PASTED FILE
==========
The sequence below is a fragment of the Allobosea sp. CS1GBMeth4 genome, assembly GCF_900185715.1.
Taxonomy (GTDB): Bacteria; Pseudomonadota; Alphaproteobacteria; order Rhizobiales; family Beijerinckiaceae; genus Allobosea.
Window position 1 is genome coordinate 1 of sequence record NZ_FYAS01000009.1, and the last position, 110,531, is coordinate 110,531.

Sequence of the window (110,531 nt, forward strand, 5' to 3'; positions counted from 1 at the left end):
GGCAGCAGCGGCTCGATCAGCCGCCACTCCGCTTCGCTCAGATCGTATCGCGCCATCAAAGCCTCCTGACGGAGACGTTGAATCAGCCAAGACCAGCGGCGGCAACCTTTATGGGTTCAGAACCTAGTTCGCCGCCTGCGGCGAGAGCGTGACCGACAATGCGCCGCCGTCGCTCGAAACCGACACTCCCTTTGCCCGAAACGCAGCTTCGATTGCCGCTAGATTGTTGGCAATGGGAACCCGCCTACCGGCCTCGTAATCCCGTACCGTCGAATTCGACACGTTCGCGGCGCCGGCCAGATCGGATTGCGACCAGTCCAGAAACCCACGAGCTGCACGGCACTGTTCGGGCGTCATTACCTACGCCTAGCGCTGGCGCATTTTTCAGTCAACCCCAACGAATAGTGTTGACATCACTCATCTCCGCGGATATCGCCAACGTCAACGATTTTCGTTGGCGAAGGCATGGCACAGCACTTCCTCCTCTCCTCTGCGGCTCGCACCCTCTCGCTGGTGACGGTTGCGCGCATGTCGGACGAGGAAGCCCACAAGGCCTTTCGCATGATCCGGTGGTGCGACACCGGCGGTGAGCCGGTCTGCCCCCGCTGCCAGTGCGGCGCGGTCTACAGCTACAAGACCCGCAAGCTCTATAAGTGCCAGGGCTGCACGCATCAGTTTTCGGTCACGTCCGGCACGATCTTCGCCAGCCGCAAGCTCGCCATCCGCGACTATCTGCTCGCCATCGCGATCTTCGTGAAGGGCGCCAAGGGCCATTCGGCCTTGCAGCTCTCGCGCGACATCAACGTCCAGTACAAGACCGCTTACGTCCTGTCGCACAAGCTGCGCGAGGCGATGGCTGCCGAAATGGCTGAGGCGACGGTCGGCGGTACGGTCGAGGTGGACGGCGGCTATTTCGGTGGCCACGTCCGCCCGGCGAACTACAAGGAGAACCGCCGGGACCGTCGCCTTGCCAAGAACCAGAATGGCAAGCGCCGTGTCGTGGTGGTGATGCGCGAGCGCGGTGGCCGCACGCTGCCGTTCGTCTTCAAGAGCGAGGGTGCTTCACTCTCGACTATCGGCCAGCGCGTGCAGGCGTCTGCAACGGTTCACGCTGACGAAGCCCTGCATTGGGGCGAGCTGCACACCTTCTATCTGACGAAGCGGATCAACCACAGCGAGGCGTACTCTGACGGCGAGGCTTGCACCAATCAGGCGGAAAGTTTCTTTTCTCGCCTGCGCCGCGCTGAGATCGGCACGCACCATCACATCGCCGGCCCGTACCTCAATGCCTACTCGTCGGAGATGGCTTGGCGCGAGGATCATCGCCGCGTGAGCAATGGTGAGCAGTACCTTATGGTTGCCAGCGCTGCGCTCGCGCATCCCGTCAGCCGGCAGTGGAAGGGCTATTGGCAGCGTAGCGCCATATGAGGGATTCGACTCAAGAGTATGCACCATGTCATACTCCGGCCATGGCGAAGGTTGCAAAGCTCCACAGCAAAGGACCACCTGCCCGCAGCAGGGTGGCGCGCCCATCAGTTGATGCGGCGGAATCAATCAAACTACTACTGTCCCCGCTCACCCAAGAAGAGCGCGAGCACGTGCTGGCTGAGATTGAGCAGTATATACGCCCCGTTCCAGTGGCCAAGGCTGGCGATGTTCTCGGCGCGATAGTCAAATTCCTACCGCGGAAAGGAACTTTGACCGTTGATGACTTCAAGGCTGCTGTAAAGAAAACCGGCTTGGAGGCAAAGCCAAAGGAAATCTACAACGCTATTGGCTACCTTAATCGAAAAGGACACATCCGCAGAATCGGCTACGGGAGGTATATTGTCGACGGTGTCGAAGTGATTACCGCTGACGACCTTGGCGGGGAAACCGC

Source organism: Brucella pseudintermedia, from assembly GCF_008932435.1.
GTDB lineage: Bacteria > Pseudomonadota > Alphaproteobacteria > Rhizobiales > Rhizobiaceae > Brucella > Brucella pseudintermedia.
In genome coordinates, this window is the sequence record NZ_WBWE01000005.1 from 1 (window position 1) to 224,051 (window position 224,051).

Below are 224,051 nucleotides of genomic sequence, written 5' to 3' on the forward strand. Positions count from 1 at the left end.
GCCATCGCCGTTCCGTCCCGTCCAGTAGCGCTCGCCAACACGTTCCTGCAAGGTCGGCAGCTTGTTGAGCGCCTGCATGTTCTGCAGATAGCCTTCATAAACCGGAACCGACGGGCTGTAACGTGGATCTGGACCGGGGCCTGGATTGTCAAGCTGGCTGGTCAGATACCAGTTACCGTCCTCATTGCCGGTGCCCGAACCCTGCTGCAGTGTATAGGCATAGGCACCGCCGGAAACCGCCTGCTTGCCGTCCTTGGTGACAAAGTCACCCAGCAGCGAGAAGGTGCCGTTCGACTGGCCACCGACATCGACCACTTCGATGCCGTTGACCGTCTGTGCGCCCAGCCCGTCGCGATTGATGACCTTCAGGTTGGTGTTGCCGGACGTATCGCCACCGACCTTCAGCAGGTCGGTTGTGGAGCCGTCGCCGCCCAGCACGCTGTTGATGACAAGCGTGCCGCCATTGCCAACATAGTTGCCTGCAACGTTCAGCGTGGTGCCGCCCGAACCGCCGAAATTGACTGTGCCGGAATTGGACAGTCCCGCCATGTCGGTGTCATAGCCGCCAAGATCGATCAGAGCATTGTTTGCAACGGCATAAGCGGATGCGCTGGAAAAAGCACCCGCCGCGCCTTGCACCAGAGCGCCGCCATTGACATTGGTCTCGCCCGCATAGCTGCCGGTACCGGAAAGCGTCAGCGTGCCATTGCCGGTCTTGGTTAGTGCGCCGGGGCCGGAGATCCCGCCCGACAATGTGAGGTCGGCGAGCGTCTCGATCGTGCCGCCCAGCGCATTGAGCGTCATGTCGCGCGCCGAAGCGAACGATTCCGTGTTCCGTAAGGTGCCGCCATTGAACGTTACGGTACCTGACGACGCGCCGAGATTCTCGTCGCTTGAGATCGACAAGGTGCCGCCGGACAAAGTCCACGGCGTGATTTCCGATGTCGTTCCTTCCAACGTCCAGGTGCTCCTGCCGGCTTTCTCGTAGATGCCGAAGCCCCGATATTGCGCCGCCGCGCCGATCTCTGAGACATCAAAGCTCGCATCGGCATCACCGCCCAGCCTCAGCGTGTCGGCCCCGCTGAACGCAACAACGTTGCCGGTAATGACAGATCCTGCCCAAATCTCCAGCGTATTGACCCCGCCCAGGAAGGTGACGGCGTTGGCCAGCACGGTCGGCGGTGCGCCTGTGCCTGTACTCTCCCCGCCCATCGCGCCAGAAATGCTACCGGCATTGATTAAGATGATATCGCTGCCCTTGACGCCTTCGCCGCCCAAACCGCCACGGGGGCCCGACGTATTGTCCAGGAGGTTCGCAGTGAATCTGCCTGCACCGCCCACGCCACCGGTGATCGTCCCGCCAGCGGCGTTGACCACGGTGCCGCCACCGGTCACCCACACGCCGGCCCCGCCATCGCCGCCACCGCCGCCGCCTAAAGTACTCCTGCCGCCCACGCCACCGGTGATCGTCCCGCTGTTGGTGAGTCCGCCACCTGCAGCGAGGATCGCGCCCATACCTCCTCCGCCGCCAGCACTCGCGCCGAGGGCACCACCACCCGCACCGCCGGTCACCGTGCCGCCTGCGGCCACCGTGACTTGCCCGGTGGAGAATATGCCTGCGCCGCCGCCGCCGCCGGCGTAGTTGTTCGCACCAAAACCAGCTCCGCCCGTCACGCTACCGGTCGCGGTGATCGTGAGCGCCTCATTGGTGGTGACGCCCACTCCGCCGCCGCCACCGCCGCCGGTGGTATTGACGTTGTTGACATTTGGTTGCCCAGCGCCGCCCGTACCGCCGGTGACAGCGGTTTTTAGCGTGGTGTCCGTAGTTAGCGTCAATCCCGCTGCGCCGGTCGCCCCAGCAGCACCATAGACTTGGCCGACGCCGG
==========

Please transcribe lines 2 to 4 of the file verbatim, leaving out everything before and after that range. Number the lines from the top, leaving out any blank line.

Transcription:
Taxonomy (GTDB): Bacteria; Pseudomonadota; Alphaproteobacteria; order Rhizobiales; family Beijerinckiaceae; genus Allobosea.
Window position 1 is genome coordinate 1 of sequence record NZ_FYAS01000009.1, and the last position, 110,531, is coordinate 110,531.

Sequence of the window (110,531 nt, forward strand, 5' to 3'; positions counted from 1 at the left end):